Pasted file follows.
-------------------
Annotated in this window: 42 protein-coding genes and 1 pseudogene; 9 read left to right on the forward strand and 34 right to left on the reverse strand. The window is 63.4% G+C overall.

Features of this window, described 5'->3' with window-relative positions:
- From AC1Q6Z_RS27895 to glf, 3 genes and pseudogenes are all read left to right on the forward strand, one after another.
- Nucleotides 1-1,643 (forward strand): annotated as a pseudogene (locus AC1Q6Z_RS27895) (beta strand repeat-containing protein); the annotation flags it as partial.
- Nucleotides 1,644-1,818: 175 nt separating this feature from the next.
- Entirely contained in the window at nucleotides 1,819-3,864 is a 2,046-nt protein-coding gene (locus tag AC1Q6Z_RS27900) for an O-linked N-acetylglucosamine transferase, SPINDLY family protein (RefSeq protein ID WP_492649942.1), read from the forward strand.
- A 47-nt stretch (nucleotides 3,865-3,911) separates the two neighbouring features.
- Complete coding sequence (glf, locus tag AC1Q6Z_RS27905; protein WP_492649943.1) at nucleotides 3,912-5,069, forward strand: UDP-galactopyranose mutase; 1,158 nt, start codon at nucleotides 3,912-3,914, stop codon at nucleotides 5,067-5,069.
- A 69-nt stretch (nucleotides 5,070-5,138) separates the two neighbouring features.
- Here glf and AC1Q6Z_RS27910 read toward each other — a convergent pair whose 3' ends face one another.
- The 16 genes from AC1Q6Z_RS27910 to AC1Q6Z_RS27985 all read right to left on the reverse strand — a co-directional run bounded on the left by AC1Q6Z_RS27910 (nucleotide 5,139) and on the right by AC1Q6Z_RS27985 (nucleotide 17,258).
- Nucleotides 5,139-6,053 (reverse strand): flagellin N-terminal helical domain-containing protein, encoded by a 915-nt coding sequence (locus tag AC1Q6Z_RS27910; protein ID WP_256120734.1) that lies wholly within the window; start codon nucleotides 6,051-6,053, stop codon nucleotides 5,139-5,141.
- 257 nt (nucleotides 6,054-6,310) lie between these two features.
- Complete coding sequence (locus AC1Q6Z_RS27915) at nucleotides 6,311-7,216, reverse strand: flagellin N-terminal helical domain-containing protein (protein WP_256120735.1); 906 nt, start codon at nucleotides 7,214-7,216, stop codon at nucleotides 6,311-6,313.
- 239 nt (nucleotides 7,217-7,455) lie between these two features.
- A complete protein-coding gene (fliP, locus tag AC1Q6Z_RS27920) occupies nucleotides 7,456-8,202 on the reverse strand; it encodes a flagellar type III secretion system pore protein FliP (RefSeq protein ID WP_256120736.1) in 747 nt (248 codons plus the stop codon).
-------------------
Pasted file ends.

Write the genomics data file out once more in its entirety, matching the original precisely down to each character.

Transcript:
Annotated in this window: 42 protein-coding genes and 1 pseudogene; 9 read left to right on the forward strand and 34 right to left on the reverse strand. The window is 63.4% G+C overall.

Features of this window, described 5'->3' with window-relative positions:
- From AC1Q6Z_RS27895 to glf, 3 genes and pseudogenes are all read left to right on the forward strand, one after another.
- Nucleotides 1-1,643 (forward strand): annotated as a pseudogene (locus AC1Q6Z_RS27895) (beta strand repeat-containing protein); the annotation flags it as partial.
- Nucleotides 1,644-1,818: 175 nt separating this feature from the next.
- Entirely contained in the window at nucleotides 1,819-3,864 is a 2,046-nt protein-coding gene (locus tag AC1Q6Z_RS27900) for an O-linked N-acetylglucosamine transferase, SPINDLY family protein (RefSeq protein ID WP_492649942.1), read from the forward strand.
- A 47-nt stretch (nucleotides 3,865-3,911) separates the two neighbouring features.
- Complete coding sequence (glf, locus tag AC1Q6Z_RS27905; protein WP_492649943.1) at nucleotides 3,912-5,069, forward strand: UDP-galactopyranose mutase; 1,158 nt, start codon at nucleotides 3,912-3,914, stop codon at nucleotides 5,067-5,069.
- A 69-nt stretch (nucleotides 5,070-5,138) separates the two neighbouring features.
- Here glf and AC1Q6Z_RS27910 read toward each other — a convergent pair whose 3' ends face one another.
- The 16 genes from AC1Q6Z_RS27910 to AC1Q6Z_RS27985 all read right to left on the reverse strand — a co-directional run bounded on the left by AC1Q6Z_RS27910 (nucleotide 5,139) and on the right by AC1Q6Z_RS27985 (nucleotide 17,258).
- Nucleotides 5,139-6,053 (reverse strand): flagellin N-terminal helical domain-containing protein, encoded by a 915-nt coding sequence (locus tag AC1Q6Z_RS27910; protein ID WP_256120734.1) that lies wholly within the window; start codon nucleotides 6,051-6,053, stop codon nucleotides 5,139-5,141.
- 257 nt (nucleotides 6,054-6,310) lie between these two features.
- Complete coding sequence (locus AC1Q6Z_RS27915) at nucleotides 6,311-7,216, reverse strand: flagellin N-terminal helical domain-containing protein (protein WP_256120735.1); 906 nt, start codon at nucleotides 7,214-7,216, stop codon at nucleotides 6,311-6,313.
- 239 nt (nucleotides 7,217-7,455) lie between these two features.
- A complete protein-coding gene (fliP, locus tag AC1Q6Z_RS27920) occupies nucleotides 7,456-8,202 on the reverse strand; it encodes a flagellar type III secretion system pore protein FliP (RefSeq protein ID WP_256120736.1) in 747 nt (248 codons plus the stop codon).